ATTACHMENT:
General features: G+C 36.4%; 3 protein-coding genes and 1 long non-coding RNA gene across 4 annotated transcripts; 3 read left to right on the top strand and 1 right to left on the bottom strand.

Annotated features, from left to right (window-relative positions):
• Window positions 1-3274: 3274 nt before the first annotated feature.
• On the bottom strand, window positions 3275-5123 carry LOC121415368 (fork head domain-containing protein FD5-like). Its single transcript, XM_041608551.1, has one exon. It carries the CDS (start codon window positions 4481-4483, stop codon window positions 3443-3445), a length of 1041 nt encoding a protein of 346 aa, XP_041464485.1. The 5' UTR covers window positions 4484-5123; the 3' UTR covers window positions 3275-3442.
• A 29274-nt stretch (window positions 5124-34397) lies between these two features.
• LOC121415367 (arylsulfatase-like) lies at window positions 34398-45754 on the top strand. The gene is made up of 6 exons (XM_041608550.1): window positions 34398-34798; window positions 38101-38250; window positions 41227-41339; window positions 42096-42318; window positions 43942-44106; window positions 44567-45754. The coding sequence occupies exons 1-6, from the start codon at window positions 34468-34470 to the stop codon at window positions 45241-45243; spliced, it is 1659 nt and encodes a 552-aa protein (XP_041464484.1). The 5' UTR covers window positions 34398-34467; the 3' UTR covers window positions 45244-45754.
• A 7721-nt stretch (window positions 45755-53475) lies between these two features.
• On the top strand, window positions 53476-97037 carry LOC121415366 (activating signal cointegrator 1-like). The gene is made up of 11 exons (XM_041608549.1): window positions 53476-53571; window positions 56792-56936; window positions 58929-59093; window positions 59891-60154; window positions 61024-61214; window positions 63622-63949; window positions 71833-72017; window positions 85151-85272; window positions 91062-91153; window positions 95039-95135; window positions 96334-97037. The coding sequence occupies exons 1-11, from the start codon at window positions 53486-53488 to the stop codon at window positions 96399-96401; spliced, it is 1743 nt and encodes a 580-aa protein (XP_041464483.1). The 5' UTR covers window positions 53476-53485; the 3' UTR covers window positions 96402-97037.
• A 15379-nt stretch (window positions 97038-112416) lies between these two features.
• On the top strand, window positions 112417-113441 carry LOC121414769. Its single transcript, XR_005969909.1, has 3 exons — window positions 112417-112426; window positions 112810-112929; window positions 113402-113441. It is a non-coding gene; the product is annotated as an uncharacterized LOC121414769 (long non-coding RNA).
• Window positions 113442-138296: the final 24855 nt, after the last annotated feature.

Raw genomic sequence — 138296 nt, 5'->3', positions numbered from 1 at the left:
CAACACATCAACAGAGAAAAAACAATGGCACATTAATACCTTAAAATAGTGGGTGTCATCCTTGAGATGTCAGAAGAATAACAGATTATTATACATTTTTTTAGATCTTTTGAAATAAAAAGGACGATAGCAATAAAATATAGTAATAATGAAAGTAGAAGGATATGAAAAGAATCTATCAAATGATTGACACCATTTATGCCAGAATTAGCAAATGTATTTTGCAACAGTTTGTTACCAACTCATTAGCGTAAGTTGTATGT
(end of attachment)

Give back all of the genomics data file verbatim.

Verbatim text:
General features: G+C 36.4%; 3 protein-coding genes and 1 long non-coding RNA gene across 4 annotated transcripts; 3 read left to right on the top strand and 1 right to left on the bottom strand.

Annotated features, from left to right (window-relative positions):
• Window positions 1-3274: 3274 nt before the first annotated feature.
• On the bottom strand, window positions 3275-5123 carry LOC121415368 (fork head domain-containing protein FD5-like). Its single transcript, XM_041608551.1, has one exon. It carries the CDS (start codon window positions 4481-4483, stop codon window positions 3443-3445), a length of 1041 nt encoding a protein of 346 aa, XP_041464485.1. The 5' UTR covers window positions 4484-5123; the 3' UTR covers window positions 3275-3442.
• A 29274-nt stretch (window positions 5124-34397) lies between these two features.
• LOC121415367 (arylsulfatase-like) lies at window positions 34398-45754 on the top strand. The gene is made up of 6 exons (XM_041608550.1): window positions 34398-34798; window positions 38101-38250; window positions 41227-41339; window positions 42096-42318; window positions 43942-44106; window positions 44567-45754. The coding sequence occupies exons 1-6, from the start codon at window positions 34468-34470 to the stop codon at window positions 45241-45243; spliced, it is 1659 nt and encodes a 552-aa protein (XP_041464484.1). The 5' UTR covers window positions 34398-34467; the 3' UTR covers window positions 45244-45754.
• A 7721-nt stretch (window positions 45755-53475) lies between these two features.
• On the top strand, window positions 53476-97037 carry LOC121415366 (activating signal cointegrator 1-like). The gene is made up of 11 exons (XM_041608549.1): window positions 53476-53571; window positions 56792-56936; window positions 58929-59093; window positions 59891-60154; window positions 61024-61214; window positions 63622-63949; window positions 71833-72017; window positions 85151-85272; window positions 91062-91153; window positions 95039-95135; window positions 96334-97037. The coding sequence occupies exons 1-11, from the start codon at window positions 53486-53488 to the stop codon at window positions 96399-96401; spliced, it is 1743 nt and encodes a 580-aa protein (XP_041464483.1). The 5' UTR covers window positions 53476-53485; the 3' UTR covers window positions 96402-97037.
• A 15379-nt stretch (window positions 97038-112416) lies between these two features.
• On the top strand, window positions 112417-113441 carry LOC121414769. Its single transcript, XR_005969909.1, has 3 exons — window positions 112417-112426; window positions 112810-112929; window positions 113402-113441. It is a non-coding gene; the product is annotated as an uncharacterized LOC121414769 (long non-coding RNA).
• Window positions 113442-138296: the final 24855 nt, after the last annotated feature.

Raw genomic sequence — 138296 nt, 5'->3', positions numbered from 1 at the left:
CAACACATCAACAGAGAAAAAACAATGGCACATTAATACCTTAAAATAGTGGGTGTCATCCTTGAGATGTCAGAAGAATAACAGATTATTATACATTTTTTTAGATCTTTTGAAATAAAAAGGACGATAGCAATAAAATATAGTAATAATGAAAGTAGAAGGATATGAAAAGAATCTATCAAATGATTGACACCATTTATGCCAGAATTAGCAAATGTATTTTGCAACAGTTTGTTACCAACTCATTAGCGTAAGTTGTATGT